Civil Litigation, Criminal Law

B.C. man wrongly imprisoned for 27 years can sue, Supreme Court says


OTTAWA — The Supreme Court of Canada has ruled a B.C. man can use the Charter of Rights and Freedoms to pursue a lawsuit after being wrongly imprisoned for 27 years for sexual assaults he did not commit.

The landmark ruling clarifies the circumstances under which criminal prosecutors may be sued if they fail to disclose evidence to accused persons.

In 1983, Ivan Henry was convicted of three counts of rape, two counts of attempted rape and five counts of indecent assault in attacks on eight women in Vancouver and declared a dangerous offender.

In 2010, the B.C. Court of Appeal overturned Henry's convictions, citing a lack of full disclosure of evidence by prosecutors. It heard that evidence, which came to light during a 2002 police investigation which involved another offender who was implicated in 29 cases and lived near Henry.

In 2001, Henry sued the provincial and federal attorneys general, the City of Vancouver and three members of its police department for withholding evidence that could have helped his defence.

The case centres on a fine point of charter law, but one which has major ramifications for how criminal cases proceed every day in courtrooms across Canada.

Henry wanted to proceed with his lawsuit without having to prove that the Crown's failure to disclose involved malice.

The attorneys general wanted the higher standard of malice to be upheld to protect prosecutors from a flood of lawsuits.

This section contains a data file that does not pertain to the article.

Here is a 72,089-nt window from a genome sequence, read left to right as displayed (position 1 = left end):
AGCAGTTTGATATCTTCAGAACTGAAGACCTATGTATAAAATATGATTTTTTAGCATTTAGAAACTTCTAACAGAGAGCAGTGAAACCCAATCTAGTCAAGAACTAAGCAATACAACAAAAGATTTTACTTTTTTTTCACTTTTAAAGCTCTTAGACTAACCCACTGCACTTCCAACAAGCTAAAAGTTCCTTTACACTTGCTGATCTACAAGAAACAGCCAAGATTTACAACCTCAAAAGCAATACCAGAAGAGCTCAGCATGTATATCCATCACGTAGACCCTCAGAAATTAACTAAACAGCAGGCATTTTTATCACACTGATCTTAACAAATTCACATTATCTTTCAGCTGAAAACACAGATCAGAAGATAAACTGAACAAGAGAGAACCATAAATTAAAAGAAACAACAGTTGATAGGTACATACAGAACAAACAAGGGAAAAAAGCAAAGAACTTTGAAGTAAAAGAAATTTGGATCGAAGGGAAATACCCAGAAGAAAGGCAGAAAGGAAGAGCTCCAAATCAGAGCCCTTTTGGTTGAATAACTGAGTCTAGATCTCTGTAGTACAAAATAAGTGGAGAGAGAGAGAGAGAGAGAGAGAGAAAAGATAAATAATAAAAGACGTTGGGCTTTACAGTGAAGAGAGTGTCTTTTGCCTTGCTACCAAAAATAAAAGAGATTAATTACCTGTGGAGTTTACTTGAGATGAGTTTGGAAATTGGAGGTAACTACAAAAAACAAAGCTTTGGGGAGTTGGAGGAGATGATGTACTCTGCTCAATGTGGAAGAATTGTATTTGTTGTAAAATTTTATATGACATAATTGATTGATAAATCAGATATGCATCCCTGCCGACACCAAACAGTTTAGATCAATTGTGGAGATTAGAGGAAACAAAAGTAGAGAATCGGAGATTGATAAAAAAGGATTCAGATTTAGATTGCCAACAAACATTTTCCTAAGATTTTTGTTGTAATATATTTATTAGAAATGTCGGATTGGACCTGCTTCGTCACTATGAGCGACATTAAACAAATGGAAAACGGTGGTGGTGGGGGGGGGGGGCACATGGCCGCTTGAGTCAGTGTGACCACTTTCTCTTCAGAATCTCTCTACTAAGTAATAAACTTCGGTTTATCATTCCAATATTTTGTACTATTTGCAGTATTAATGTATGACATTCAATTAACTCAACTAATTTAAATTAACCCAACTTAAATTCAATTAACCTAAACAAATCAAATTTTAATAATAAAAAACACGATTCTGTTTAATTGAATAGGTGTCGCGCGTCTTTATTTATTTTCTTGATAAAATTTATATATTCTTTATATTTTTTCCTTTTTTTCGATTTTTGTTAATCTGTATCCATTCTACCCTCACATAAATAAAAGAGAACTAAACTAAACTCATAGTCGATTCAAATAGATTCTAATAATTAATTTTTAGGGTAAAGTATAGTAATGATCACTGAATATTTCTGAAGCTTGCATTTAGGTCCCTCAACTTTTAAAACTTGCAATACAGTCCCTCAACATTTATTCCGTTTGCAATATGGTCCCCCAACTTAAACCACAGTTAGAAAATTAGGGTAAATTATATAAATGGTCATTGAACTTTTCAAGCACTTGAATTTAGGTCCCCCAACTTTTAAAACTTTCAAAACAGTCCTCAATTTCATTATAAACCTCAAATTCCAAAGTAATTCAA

Justice Michael Moldaver said malice did not need to be proven, but he laid out criteria to govern how the legal test ought to be applied.

"This represents a high threshold for a successful charter damages claim, albeit one that is lower than malice,'' he wrote.

Toronto civil litigator Sarah O’Connor tells that the top court's ruling in Henry v. British Columbia (Attorney General) further elaborates the malice standard in the SCC's malicious prosecution trilogy — Nelles v. Ontario, R. v. Proulx, and Miazga v. Kvello Estate.

"There is already a high threshold for proving Charter damages. For a plaintiff to prove that a Crown prosecutor acted with malice for non-disclosure was too onerous in the past," she tells the legal publication.
"There is no prosecutorial discretion in disclosing documents, every litigant has a legal obligation to provide disclosure and that responsibility is ongoing," O'Connor, principal of O’Connor Richardson Professional Corporation, tells
"Allowing a Charter claim and damages under s. 24.1 for non-disclosure would not have a chilling effect on the Crown's prosecutorial discretion," she adds.
–With files from

© 2015 The Canadian Press

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